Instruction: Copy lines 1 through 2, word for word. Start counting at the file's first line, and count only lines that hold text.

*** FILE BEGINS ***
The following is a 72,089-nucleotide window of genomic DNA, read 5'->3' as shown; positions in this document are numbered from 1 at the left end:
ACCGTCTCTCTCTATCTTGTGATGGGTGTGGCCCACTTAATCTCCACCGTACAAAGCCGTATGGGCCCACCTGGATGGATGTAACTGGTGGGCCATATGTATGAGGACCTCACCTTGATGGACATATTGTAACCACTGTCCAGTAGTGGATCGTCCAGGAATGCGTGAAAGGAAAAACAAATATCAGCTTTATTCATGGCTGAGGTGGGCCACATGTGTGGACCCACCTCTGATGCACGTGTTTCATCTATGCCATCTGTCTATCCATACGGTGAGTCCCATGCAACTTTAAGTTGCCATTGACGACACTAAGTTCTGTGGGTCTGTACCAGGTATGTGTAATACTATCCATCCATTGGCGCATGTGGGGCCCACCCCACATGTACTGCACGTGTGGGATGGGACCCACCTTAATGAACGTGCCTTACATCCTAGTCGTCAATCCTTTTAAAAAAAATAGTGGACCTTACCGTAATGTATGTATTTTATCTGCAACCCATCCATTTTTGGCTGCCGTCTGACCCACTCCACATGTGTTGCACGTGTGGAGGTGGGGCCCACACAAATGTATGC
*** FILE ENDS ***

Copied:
The following is a 72,089-nucleotide window of genomic DNA, read 5'->3' as shown; positions in this document are numbered from 1 at the left end:
ACCGTCTCTCTCTATCTTGTGATGGGTGTGGCCCACTTAATCTCCACCGTACAAAGCCGTATGGGCCCACCTGGATGGATGTAACTGGTGGGCCATATGTATGAGGACCTCACCTTGATGGACATATTGTAACCACTGTCCAGTAGTGGATCGTCCAGGAATGCGTGAAAGGAAAAACAAATATCAGCTTTATTCATGGCTGAGGTGGGCCACATGTGTGGACCCACCTCTGATGCACGTGTTTCATCTATGCCATCTGTCTATCCATACGGTGAGTCCCATGCAACTTTAAGTTGCCATTGACGACACTAAGTTCTGTGGGTCTGTACCAGGTATGTGTAATACTATCCATCCATTGGCGCATGTGGGGCCCACCCCACATGTACTGCACGTGTGGGATGGGACCCACCTTAATGAACGTGCCTTACATCCTAGTCGTCAATCCTTTTAAAAAAAATAGTGGACCTTACCGTAATGTATGTATTTTATCTGCAACCCATCCATTTTTGGCTGCCGTCTGACCCACTCCACATGTGTTGCACGTGTGGAGGTGGGGCCCACACAAATGTATGC